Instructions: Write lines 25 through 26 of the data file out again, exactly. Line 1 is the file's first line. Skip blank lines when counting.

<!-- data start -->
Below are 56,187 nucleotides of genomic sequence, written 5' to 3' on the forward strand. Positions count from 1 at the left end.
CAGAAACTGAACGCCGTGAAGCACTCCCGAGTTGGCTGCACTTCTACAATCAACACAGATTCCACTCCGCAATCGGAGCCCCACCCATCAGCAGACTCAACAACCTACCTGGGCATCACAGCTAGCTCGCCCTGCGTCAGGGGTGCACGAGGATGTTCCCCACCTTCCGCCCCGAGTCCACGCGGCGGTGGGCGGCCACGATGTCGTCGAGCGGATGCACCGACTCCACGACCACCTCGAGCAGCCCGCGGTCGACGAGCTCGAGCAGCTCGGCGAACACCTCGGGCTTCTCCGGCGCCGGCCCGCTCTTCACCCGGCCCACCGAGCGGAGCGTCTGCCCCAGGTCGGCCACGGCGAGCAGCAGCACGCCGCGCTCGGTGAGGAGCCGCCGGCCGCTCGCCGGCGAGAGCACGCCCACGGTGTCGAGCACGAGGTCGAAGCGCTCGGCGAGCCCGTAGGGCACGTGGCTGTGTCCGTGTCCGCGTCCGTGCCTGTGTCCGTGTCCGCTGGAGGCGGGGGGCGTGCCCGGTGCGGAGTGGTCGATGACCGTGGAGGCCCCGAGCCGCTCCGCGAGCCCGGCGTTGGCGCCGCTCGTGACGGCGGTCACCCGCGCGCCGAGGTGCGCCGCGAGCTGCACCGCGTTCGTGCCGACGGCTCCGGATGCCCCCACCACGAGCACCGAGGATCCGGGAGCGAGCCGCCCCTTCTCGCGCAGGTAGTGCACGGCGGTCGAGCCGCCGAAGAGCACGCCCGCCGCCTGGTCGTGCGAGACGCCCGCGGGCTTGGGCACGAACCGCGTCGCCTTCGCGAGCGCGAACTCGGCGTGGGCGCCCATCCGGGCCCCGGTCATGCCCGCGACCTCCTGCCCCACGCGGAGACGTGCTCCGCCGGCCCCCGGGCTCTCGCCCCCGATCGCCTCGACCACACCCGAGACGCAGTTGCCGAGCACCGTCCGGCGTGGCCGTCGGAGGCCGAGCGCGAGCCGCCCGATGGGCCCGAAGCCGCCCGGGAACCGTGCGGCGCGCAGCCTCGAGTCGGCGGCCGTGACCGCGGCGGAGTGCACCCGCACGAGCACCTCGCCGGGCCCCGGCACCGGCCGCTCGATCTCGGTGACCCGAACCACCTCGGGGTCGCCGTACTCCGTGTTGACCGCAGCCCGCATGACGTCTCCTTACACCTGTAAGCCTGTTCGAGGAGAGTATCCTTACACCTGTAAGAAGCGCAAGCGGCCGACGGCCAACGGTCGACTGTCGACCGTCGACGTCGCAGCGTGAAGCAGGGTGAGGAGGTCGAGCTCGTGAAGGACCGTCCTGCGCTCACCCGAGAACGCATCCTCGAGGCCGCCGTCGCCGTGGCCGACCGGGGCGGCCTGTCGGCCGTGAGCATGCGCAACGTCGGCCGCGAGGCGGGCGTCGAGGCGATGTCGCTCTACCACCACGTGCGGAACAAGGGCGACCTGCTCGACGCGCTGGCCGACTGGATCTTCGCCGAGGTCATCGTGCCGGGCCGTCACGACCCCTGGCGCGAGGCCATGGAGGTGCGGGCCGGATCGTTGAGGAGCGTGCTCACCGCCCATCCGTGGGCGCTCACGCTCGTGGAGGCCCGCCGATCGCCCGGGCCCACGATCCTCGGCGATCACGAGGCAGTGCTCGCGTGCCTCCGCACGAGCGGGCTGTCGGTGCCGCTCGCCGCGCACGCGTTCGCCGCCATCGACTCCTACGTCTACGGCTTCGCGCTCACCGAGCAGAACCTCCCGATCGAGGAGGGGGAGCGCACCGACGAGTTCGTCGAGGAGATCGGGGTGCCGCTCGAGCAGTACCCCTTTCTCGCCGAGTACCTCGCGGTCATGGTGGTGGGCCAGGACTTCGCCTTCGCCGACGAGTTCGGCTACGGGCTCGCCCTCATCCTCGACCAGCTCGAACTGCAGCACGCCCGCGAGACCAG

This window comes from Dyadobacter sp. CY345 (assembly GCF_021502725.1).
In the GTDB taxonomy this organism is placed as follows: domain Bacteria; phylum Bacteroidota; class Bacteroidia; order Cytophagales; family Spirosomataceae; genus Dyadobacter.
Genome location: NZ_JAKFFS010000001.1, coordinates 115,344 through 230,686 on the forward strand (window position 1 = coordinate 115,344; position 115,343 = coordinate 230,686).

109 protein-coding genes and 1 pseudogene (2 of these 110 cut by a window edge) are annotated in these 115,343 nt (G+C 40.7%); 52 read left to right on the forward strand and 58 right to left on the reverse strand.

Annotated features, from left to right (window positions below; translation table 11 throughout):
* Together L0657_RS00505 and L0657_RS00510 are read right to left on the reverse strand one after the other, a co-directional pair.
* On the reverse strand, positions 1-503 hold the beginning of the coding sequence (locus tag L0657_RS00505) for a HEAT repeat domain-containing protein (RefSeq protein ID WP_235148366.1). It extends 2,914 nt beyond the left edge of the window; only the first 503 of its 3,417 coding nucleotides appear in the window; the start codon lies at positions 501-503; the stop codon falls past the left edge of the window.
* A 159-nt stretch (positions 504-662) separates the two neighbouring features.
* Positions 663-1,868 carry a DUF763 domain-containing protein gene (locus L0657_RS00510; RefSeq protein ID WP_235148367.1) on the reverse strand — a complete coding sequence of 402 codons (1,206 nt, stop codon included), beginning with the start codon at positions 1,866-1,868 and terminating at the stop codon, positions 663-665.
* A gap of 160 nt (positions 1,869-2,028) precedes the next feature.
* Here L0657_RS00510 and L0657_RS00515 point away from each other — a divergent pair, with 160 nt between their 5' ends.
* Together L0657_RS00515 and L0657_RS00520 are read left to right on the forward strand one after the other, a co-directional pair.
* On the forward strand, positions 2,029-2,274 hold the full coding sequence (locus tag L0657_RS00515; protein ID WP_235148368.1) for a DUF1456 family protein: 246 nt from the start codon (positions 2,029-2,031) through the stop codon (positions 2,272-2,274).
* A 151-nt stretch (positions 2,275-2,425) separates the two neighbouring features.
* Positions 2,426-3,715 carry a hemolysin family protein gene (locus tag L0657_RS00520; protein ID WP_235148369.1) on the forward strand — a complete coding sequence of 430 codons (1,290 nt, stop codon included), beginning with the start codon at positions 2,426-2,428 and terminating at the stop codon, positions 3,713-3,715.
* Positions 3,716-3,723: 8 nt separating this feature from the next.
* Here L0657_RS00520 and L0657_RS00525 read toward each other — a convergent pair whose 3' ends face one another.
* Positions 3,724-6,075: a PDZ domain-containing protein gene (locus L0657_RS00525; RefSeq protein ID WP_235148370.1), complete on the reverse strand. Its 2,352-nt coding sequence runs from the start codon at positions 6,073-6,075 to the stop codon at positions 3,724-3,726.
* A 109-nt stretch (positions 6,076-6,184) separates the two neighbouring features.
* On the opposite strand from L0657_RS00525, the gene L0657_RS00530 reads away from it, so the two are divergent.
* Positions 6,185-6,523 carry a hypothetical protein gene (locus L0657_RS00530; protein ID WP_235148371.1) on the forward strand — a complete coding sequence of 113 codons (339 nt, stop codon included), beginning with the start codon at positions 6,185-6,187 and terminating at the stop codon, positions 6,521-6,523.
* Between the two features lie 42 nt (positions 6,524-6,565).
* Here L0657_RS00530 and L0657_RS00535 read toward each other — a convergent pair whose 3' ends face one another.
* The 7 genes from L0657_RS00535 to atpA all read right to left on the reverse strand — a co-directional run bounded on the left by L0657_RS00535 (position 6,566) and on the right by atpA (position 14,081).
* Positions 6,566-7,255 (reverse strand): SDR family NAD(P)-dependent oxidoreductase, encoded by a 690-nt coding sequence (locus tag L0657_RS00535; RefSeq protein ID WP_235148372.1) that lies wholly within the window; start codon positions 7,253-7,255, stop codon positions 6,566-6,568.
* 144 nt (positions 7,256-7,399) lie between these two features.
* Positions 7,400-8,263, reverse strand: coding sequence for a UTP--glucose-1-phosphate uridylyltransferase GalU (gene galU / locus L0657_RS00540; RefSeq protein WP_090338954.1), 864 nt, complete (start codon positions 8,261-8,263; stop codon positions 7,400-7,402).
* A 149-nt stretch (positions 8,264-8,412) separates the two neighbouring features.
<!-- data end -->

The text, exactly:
* Here L0657_RS00530 and L0657_RS00535 read toward each other — a convergent pair whose 3' ends face one another.
* The 7 genes from L0657_RS00535 to atpA all read right to left on the reverse strand — a co-directional run bounded on the left by L0657_RS00535 (position 6,566) and on the right by atpA (position 14,081).